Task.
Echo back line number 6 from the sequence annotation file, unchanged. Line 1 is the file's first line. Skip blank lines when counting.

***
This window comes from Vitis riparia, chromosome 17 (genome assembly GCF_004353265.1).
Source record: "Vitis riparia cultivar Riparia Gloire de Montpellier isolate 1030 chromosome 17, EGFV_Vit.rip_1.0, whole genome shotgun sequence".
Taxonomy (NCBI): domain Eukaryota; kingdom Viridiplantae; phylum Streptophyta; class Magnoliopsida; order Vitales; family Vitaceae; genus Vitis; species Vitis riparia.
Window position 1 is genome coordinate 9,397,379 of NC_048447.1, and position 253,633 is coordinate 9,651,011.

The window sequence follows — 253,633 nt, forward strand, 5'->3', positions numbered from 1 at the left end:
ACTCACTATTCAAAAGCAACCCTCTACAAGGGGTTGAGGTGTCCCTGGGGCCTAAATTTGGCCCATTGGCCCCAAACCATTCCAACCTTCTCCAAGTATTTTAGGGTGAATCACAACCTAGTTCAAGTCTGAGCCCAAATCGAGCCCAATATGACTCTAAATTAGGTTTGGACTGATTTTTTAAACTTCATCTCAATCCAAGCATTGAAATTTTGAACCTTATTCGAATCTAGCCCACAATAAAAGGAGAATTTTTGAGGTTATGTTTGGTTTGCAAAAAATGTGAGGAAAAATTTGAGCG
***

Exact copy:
ACTCACTATTCAAAAGCAACCCTCTACAAGGGGTTGAGGTGTCCCTGGGGCCTAAATTTGGCCCATTGGCCCCAAACCATTCCAACCTTCTCCAAGTATTTTAGGGTGAATCACAACCTAGTTCAAGTCTGAGCCCAAATCGAGCCCAATATGACTCTAAATTAGGTTTGGACTGATTTTTTAAACTTCATCTCAATCCAAGCATTGAAATTTTGAACCTTATTCGAATCTAGCCCACAATAAAAGGAGAATTTTTGAGGTTATGTTTGGTTTGCAAAAAATGTGAGGAAAAATTTGAGCG